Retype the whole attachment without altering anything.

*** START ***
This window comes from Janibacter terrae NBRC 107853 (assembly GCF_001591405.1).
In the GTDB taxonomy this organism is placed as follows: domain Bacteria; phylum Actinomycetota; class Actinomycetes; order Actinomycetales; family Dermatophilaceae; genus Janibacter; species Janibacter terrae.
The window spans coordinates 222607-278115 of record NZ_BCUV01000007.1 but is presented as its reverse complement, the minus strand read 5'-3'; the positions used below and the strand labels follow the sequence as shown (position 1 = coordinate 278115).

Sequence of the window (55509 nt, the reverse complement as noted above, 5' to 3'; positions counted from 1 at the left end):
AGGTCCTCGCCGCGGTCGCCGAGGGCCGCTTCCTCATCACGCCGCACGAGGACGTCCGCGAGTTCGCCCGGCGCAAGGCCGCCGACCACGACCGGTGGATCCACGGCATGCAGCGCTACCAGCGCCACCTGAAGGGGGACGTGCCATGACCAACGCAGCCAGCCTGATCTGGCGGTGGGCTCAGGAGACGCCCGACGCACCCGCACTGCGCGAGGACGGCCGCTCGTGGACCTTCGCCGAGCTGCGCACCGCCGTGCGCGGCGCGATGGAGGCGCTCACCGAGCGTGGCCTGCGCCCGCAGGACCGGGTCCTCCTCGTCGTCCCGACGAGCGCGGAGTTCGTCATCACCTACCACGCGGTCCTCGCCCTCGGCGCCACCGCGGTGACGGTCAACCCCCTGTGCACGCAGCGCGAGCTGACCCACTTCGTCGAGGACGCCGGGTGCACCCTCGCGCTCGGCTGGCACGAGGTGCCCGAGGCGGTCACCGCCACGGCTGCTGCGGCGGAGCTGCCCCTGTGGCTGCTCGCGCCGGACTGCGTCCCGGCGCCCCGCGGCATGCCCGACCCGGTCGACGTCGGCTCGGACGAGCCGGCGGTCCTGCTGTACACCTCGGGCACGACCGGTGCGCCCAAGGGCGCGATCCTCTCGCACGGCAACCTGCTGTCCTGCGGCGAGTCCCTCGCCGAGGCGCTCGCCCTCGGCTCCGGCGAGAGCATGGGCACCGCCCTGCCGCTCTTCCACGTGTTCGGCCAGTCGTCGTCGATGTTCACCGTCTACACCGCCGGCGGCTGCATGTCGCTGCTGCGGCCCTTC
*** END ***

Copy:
This window comes from Janibacter terrae NBRC 107853 (assembly GCF_001591405.1).
In the GTDB taxonomy this organism is placed as follows: domain Bacteria; phylum Actinomycetota; class Actinomycetes; order Actinomycetales; family Dermatophilaceae; genus Janibacter; species Janibacter terrae.
The window spans coordinates 222607-278115 of record NZ_BCUV01000007.1 but is presented as its reverse complement, the minus strand read 5'-3'; the positions used below and the strand labels follow the sequence as shown (position 1 = coordinate 278115).

Sequence of the window (55509 nt, the reverse complement as noted above, 5' to 3'; positions counted from 1 at the left end):
AGGTCCTCGCCGCGGTCGCCGAGGGCCGCTTCCTCATCACGCCGCACGAGGACGTCCGCGAGTTCGCCCGGCGCAAGGCCGCCGACCACGACCGGTGGATCCACGGCATGCAGCGCTACCAGCGCCACCTGAAGGGGGACGTGCCATGACCAACGCAGCCAGCCTGATCTGGCGGTGGGCTCAGGAGACGCCCGACGCACCCGCACTGCGCGAGGACGGCCGCTCGTGGACCTTCGCCGAGCTGCGCACCGCCGTGCGCGGCGCGATGGAGGCGCTCACCGAGCGTGGCCTGCGCCCGCAGGACCGGGTCCTCCTCGTCGTCCCGACGAGCGCGGAGTTCGTCATCACCTACCACGCGGTCCTCGCCCTCGGCGCCACCGCGGTGACGGTCAACCCCCTGTGCACGCAGCGCGAGCTGACCCACTTCGTCGAGGACGCCGGGTGCACCCTCGCGCTCGGCTGGCACGAGGTGCCCGAGGCGGTCACCGCCACGGCTGCTGCGGCGGAGCTGCCCCTGTGGCTGCTCGCGCCGGACTGCGTCCCGGCGCCCCGCGGCATGCCCGACCCGGTCGACGTCGGCTCGGACGAGCCGGCGGTCCTGCTGTACACCTCGGGCACGACCGGTGCGCCCAAGGGCGCGATCCTCTCGCACGGCAACCTGCTGTCCTGCGGCGAGTCCCTCGCCGAGGCGCTCGCCCTCGGCTCCGGCGAGAGCATGGGCACCGCCCTGCCGCTCTTCCACGTGTTCGGCCAGTCGTCGTCGATGTTCACCGTCTACACCGCCGGCGGCTGCATGTCGCTGCTGCGGCCCTTC